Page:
One of Turkey's most important mountaineering and winter sports centers, Mount Erciyes rises from the south of the Kayseri valley. The Sultan Marshes lie to its west and to the south falls the Develi Valley. Its summit always covered in snow and ice, Mt. Erciyes ranks as central Anatolia's tallest volcano.
Approximately 18 kilometers in diameter and covering an area of 1000 square kilometers, the mountain's stratification and geology make it a fascinating geographical formation. The region's climate, influenced by that of the Anatolian plateau, is considered typical of steppe geography. Certainly the winter brings considerable snowfall to the higher elevations. The northern side of the mountain enjoys a somewhat more temperate climate encouraging the cultivation of vast areas of vine and fruit orchards between 1100 and 1600 meters. Above that altitude, vast meadows stretch far into the distance. The higher elevations display typical alpine vegetation. Herds of animals graze year round on the east, north and west slopes of the mountain.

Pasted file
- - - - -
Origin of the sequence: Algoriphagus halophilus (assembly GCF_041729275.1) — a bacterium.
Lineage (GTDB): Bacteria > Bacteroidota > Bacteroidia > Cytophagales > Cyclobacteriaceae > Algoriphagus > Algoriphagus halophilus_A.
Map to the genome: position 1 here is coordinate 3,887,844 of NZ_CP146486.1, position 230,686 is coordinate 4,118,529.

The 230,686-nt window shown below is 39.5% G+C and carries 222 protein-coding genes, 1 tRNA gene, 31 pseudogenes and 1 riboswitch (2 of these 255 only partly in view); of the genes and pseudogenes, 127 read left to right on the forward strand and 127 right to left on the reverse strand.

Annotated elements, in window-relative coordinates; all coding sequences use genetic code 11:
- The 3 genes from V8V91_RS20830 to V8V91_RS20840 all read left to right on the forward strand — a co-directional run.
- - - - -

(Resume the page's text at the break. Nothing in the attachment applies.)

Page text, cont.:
Mountaineers attempt Mt Erciyes either on the northwestern flank or from the south and find the best climbing in June, July, August, and September.
Tourists visiting the area should also see the fantastic rock formations, underground cities and fabulous frescoes in rock carved churches in neighboring Cappadocia. The Sultan Marshes, a habitat for many different species of birds, has fortunately been designated a National Park and wildlife preserve.